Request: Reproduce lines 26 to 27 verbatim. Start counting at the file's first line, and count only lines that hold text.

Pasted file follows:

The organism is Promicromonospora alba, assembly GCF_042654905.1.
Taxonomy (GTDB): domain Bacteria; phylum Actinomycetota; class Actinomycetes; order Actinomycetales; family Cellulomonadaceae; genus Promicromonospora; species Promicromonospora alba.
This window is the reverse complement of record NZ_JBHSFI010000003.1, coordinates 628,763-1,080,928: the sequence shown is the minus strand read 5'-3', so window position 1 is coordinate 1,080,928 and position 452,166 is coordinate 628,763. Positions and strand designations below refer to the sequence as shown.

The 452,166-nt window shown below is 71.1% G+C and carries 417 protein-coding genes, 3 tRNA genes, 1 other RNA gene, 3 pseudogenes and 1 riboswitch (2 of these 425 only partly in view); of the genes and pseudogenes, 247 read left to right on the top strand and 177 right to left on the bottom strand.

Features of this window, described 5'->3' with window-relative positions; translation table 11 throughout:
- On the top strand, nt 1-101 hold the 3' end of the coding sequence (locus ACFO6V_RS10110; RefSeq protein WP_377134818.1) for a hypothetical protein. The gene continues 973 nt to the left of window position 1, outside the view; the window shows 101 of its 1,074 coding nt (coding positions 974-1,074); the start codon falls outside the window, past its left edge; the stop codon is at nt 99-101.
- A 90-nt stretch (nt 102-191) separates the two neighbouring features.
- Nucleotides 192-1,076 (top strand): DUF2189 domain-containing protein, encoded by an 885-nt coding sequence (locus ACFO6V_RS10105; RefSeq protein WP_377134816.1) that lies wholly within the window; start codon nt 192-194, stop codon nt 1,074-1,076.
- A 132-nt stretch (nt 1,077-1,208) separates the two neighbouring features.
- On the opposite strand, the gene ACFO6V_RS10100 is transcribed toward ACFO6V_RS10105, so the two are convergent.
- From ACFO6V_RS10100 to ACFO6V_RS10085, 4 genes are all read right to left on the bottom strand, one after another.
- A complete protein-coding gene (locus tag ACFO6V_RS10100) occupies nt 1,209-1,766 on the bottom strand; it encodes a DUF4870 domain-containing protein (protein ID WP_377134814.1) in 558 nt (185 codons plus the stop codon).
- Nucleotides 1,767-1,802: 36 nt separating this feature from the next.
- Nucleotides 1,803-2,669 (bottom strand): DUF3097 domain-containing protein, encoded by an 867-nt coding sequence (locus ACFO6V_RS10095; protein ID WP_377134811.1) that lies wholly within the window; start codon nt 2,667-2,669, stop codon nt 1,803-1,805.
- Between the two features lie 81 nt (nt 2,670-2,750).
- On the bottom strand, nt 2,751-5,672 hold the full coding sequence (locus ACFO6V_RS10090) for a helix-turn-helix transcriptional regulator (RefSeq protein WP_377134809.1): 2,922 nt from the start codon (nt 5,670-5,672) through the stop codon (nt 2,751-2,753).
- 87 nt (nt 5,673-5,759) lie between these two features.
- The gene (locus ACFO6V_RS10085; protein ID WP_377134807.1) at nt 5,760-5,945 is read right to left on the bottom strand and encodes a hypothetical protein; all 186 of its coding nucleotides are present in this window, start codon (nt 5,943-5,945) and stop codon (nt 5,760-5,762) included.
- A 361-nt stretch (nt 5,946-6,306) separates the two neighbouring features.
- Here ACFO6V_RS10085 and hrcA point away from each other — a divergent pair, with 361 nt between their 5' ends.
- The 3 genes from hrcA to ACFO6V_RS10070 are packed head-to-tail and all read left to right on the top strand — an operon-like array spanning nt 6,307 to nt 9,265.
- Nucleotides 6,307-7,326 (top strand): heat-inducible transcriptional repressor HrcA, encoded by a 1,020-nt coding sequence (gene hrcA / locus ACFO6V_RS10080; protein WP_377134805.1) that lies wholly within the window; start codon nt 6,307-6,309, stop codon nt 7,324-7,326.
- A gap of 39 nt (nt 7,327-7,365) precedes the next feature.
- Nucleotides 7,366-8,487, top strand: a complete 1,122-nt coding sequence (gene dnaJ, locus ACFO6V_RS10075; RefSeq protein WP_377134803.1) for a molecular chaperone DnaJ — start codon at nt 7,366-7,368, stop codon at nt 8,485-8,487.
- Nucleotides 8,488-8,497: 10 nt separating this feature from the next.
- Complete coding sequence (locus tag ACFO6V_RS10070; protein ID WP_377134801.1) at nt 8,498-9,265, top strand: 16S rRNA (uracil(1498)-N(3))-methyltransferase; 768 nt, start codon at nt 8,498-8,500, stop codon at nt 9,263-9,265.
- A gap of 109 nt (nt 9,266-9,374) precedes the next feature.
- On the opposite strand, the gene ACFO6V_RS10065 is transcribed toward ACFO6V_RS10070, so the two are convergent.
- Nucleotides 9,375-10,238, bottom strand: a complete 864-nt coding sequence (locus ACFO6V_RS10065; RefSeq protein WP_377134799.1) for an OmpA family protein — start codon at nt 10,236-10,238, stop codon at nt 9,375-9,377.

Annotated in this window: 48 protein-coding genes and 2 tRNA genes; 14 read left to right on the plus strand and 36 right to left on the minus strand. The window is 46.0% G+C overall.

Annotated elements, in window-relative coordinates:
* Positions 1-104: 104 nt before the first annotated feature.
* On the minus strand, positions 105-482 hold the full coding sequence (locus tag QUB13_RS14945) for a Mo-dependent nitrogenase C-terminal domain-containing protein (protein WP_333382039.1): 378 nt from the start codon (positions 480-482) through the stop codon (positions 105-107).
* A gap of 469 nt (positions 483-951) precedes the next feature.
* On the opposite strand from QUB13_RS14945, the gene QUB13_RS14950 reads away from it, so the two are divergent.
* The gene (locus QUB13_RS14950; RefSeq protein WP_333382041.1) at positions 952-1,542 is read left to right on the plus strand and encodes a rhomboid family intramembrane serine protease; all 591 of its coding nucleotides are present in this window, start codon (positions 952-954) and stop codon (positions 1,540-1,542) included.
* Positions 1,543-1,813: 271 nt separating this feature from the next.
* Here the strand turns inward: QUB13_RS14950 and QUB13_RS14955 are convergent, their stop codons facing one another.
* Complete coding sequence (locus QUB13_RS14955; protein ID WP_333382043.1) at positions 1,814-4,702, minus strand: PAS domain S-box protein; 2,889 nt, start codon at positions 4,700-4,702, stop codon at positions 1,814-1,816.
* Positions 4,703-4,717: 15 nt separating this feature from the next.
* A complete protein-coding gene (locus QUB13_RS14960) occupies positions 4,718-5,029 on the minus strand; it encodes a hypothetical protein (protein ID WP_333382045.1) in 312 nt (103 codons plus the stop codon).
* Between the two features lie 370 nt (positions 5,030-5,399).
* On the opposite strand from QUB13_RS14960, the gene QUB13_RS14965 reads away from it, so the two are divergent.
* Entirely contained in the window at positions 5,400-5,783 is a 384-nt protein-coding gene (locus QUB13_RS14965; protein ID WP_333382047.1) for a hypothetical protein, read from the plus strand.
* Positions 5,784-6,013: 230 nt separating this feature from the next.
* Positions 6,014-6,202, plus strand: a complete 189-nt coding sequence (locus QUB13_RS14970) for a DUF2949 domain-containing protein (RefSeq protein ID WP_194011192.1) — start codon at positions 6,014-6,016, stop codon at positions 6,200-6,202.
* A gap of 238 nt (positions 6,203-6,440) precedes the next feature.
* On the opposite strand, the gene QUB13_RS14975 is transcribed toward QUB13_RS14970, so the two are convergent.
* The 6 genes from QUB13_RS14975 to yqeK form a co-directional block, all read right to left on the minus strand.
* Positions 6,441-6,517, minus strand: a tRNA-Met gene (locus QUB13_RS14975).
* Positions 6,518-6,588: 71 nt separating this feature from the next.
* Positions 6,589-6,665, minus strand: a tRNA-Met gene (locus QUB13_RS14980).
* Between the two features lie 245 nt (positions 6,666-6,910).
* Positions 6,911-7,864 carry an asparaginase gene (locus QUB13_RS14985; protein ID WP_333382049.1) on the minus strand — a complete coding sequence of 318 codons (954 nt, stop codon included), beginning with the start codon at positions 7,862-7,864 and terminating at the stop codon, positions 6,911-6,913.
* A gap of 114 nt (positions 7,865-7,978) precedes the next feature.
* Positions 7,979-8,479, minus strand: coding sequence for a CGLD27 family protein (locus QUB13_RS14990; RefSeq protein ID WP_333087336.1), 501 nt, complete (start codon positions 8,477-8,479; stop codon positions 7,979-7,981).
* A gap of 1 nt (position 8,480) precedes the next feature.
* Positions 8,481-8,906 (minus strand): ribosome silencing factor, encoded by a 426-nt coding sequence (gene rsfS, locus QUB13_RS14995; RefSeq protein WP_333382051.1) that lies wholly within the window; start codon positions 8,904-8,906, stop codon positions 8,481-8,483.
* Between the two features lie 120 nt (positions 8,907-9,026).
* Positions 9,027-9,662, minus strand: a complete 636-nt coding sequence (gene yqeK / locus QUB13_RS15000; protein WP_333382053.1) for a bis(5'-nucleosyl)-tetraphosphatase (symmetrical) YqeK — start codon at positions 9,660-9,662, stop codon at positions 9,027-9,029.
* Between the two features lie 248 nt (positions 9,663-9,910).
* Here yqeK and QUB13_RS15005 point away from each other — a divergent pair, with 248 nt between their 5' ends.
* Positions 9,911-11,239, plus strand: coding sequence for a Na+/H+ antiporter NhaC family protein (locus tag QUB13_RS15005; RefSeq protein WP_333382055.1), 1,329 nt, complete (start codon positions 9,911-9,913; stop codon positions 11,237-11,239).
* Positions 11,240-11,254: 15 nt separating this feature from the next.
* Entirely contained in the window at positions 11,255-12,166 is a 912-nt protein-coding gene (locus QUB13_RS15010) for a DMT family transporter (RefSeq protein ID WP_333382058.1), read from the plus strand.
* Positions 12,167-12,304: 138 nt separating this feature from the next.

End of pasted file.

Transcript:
- Complete coding sequence (locus tag ACFO6V_RS10070; protein ID WP_377134801.1) at nt 8,498-9,265, top strand: 16S rRNA (uracil(1498)-N(3))-methyltransferase; 768 nt, start codon at nt 8,498-8,500, stop codon at nt 9,263-9,265.
- A gap of 109 nt (nt 9,266-9,374) precedes the next feature.